Monday, June 10, 2013

The Gods of the North

The Gods of the North

Day School with David Beard MA, FSA

       Saturday, 13th July 2013

Although Anglo-Saxon England was at least nominally Christian from the 8th century, five of the English names of the days of the week refer to early Germanic pagan gods.  Even the two most important Christian festivals, Easter and Christmas, took over the pagan festivals associated with the goddess “Ēostre” and the festival of “geōl” (yule) respectively.

Christian monuments such as the Gosforth Cross and several of the cross slabs from the Isle of Man depict scenes from pagan mythology, and place-names such as Easebourne, Wansdyke and Wayland’s Smithy testify to the knowledge of old beliefs well into the Christian period.

Burial archaeology can provide clues to the nature of early religions, although interpretation is often difficult, and recent archaeological work has demonstrated the influence of Saami religion in some areas of Viking Scandinavia.

This Day School will use the evidence from archaeology, medieval art and literature, and place-name studies to examine the nature of these early Germanic religions.

Click here for further information...

EMAS Field Trip to Sutton Hoo and West Stow

EMAS FIELD TRIP TO SUTTON HOO AND WEST STOW, SUFFOLK

Saturday,           6th July 2013

David Beard will be our guide around two very important Anglo-Saxon sites, though both sites have origins which predate Anglo-Saxon England.

Sutton Hoo, near Woodbridge, comprises a group of burial mounds above the estuary of the River Deben.  Mound 1, which had already revealed the imprint of a ship, was being excavated, on the eve of the Second World War, when the discovery of a ship burial, with artefacts that were of such an outstanding quality, appeared.  These included gold and garnet shoulder clasps, belt fittings, silver objects, helmet, parade shield, sword as well as a garnet and millefori mount for a purse, which had held the Merovingian gold coins that were used to date the burial to C.625AD.  Though the wealthy trappings of a high status individual, perhaps King Raedwald of the East Angles, no body has ever been found, because of the acidity of the soil.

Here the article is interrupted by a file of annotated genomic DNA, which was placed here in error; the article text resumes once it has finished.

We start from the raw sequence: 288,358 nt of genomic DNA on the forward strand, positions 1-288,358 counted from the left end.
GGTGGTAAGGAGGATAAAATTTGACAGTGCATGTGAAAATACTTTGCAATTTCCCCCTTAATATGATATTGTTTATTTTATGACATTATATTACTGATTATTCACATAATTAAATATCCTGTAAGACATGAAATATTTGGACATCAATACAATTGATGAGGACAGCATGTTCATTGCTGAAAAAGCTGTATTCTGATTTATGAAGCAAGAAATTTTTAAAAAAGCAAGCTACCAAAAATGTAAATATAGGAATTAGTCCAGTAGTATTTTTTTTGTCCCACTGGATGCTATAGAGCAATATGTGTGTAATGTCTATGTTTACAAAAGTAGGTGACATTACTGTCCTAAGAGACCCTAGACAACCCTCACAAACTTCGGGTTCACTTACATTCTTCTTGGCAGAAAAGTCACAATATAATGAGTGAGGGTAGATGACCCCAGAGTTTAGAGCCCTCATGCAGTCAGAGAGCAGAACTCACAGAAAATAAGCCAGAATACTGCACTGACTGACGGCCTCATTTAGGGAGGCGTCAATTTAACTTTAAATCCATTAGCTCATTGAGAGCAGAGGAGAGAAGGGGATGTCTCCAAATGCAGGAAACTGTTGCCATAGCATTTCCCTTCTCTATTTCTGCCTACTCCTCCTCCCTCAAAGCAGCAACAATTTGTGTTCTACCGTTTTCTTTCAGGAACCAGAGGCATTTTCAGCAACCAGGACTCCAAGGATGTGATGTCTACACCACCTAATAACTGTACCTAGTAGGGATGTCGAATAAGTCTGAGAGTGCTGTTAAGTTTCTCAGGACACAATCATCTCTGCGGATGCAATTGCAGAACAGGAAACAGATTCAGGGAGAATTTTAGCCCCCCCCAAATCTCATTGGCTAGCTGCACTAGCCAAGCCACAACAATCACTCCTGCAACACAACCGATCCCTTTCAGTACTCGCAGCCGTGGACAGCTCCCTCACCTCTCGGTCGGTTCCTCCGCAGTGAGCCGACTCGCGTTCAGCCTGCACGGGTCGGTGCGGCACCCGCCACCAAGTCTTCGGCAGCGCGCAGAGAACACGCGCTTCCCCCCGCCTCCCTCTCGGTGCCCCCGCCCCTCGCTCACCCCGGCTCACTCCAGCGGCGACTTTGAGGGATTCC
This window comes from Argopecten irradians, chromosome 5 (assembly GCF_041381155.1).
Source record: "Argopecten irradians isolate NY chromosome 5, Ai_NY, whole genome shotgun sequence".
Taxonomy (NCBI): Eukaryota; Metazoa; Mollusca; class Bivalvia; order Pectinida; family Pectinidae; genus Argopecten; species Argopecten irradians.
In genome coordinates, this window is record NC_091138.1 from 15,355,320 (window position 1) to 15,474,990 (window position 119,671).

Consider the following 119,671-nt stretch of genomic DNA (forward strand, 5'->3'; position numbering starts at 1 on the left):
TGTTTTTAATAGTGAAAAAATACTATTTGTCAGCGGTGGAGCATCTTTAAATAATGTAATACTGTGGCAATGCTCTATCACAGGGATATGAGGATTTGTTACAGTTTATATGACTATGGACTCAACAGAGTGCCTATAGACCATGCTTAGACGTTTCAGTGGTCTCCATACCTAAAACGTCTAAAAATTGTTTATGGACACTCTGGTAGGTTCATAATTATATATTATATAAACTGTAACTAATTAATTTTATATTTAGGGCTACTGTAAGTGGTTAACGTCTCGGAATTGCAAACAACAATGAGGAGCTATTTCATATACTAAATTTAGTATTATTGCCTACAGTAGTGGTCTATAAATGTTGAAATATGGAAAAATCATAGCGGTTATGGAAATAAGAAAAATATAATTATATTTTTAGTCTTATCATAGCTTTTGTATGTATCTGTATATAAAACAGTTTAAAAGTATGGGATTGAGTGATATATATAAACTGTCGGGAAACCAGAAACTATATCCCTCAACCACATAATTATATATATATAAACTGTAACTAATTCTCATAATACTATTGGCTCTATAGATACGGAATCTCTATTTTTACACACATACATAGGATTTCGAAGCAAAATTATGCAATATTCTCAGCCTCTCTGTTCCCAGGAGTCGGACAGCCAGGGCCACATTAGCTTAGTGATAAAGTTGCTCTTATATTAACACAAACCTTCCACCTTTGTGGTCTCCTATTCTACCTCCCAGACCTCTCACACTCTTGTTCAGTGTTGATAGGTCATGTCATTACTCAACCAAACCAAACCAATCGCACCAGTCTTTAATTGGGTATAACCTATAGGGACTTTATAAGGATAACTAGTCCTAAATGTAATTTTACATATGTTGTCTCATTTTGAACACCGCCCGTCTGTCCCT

We will have a tour of the Mounds and visit the museum, where the Treasury displays some finds from the burial.  The house, owned by Mrs Pretty, who initiated the 1930’s excavation has also been turned into a display area.

Click here for further details...

Photos from the 2013 EMAS Study Tour to Brittany


Photos from the 2013 EMAS Study Tour to Brittany are now on the web.

You can find them here...

Sunday, June 2, 2013

EMAS PREHISTORIC FIELD TRIP TO THE ENVIRONS OF CRANBORNE CHASE, DORSET

EMAS PREHISTORIC FIELD TRIP TO THE ENVIRONS OF CRANBORNE CHASE, DORSET

Saturday, 22nd June 2013

On his farm at Sixpenny Handley, Martin Green has become involved with one of the most prolific prehistoric landscapes in the country – Cranborne Chase in Dorset. Dorset not only has many types of prehistoric monuments but a Cursus that runs along the Chase for 6 miles.

The wealth of features on his land has meant that prehistoric archaeology has become an absorbing passion for Martin Green, both in connection with excavation and the collection of prehistoric artefacts for his own museum on the farm.

Click here for further details...